Books interview: Felipe Fernández-Armesto

Vespucci, French military glory and recondite legal strategies: bibliographic confessions from the author of A Foot in the River: Why Our Lives Change – and the Limits of Evolution

November 5, 2015
Felipe Fernández-Armesto

What was the first book that captivated you as a child?
I guess whatever was read to me in the cradle: probably, given the proclivities of my household, it was a mouldering, 19th-century edition of The Family Doctor, the illustrations of which I still recall vividly (as well as the descriptions of such delightfully forgotten diseases as Dhobi’s Itch), or [G. D. H. Cole’s] The Intelligent Man’s Guide to the Post-War World, which struck me even as a child as a magnificently condescending title.

I didn’t discover much juvenile literature until I married and acquired access to my wife’s childhood books. Hergé’s The Crab with the Golden Claws impressed me, as did [Robert Louis Stevenson’s] The Master of Ballantrae. I came to admire Enid Blyton as a constructor of character and narrative, and as a subtle if sententious moralist, and realised that librarians who condemned little Noddy as unstimulating can never have read Noddy and the Tootles

The earliest encounter of which the influence is still with me occurred when I was five or six, and my mother returned from a visit to France with a gaudily illustrated present for me: [Paluel-Marmont’s] Pages glorieuses de l’armée française. The battles – especially those the English lost – were all different from those mentioned in English books. I’ve been alert to the distortions of perspective ever since.

Which of your own books are you proudest of?
I hate them all, of course. But I was distressed at the world’s indifference to my biography of Vespucci: Amerigo, the Man Who Gave his Name to America. I was bumptiously pleased when it came out because I made new use of under-exploited sources to conjure – I thought – an astonishing yet true image of the man. But even the kindest reviewers did not seem to notice.

What was the last book you gave as a gift?
In my time I’ve given literally thousands. If you don’t count my own new book (of which I’m shedding copies as fast as I get them from OUP), the last was a rather battered old copy of The Corrector of Destinies by Melville Davisson Post. The recipient was an undergraduate student of mine who wants to be a lawyer. Post’s book is like a serious incarnation of A. P. Herbert’s Misleading Cases in the Common Law: a collection of short stories about a lawyer who discovers recondite ways to make the law serve justice. But he does it cold-bloodedly, in indifference to morality, out of a sheer lust for solving intellectual problems.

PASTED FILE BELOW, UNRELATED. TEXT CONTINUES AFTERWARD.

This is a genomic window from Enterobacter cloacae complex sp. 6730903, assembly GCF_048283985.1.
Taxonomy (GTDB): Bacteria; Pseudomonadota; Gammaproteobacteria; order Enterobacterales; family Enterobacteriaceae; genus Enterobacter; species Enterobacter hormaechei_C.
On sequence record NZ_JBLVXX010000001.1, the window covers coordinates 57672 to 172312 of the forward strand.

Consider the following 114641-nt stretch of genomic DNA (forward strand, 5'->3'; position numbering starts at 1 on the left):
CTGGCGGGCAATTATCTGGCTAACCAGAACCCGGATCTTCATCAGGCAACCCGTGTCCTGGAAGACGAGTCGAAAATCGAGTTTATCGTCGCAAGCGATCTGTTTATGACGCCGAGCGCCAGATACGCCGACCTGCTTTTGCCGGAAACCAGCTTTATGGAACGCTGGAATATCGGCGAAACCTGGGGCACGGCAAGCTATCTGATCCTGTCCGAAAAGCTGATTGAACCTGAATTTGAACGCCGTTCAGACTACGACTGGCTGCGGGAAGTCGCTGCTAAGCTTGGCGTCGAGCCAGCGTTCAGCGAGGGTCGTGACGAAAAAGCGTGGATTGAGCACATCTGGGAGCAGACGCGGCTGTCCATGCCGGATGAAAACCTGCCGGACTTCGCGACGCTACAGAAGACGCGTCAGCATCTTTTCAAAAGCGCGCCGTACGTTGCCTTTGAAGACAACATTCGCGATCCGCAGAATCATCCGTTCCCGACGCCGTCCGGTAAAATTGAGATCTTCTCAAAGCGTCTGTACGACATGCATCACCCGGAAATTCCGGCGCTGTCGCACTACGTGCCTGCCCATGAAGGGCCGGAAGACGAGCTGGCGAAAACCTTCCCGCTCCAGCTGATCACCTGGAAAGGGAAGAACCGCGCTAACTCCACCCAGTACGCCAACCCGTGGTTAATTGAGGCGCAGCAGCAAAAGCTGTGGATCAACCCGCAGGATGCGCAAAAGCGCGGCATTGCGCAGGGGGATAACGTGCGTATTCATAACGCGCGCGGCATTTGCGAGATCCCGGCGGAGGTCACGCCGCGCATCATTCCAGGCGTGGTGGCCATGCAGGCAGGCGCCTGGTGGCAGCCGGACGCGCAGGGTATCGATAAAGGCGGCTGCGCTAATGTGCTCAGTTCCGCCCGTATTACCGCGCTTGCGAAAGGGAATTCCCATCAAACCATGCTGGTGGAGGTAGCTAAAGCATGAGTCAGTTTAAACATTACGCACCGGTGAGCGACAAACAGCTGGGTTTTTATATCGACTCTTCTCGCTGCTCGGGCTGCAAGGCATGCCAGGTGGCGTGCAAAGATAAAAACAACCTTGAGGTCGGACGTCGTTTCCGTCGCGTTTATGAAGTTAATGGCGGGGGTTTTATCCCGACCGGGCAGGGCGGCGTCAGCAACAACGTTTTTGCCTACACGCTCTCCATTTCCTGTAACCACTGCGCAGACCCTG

Whose book (or body of work) has had the greatest impact on you as a scholar?
Maybe I should go back to Pages glorieuses. But I guess three books I read in my teens account for my inveterate passions. Bertrand Russell’s A History of Western Philosophy inspired my almost fetishistic anxiety for accuracy, concision, close textual reading and insight. C. P. Fitzgerald’s A Short Cultural History of China made me lust for knowledge of unfamiliar cultures. Herbert Butterfield’s The Whig Interpretation of History convinced me that I would enjoy the life of the mind and that I could practise it without having to truckle to the tiresome orthodoxies of my teachers.

What books are you reading at the moment, or, alternatively, what is on your desk waiting to be read?
The pile on my desk is too vast and embarrassing to enumerate. I always have the prayer book of the Order of Malta at my bedside, and some antiquated work of detective or historical fiction (currently Ellery Queen’s The Murderer is a Fox, which I don’t recommend). My professional reading at present, apart from doctoral work I have to examine, is Frank Trentmann’s brilliant new book Empire of Things, a history of consumer behaviour over the past 500 years, and Javier Moro’s A Flor de Piel, a moving, cunningly evoked novelisation of the history of how the Spanish monarchy transmitted vaccination technique to its overseas territories in the early 19th century.

Felipe Fernández-Armesto is William P. Reynolds professor of history, University of Notre Dame in the US. His latest book is A Foot in the River: Why our Lives Change – and the Limits of Evolution (Oxford University Press).

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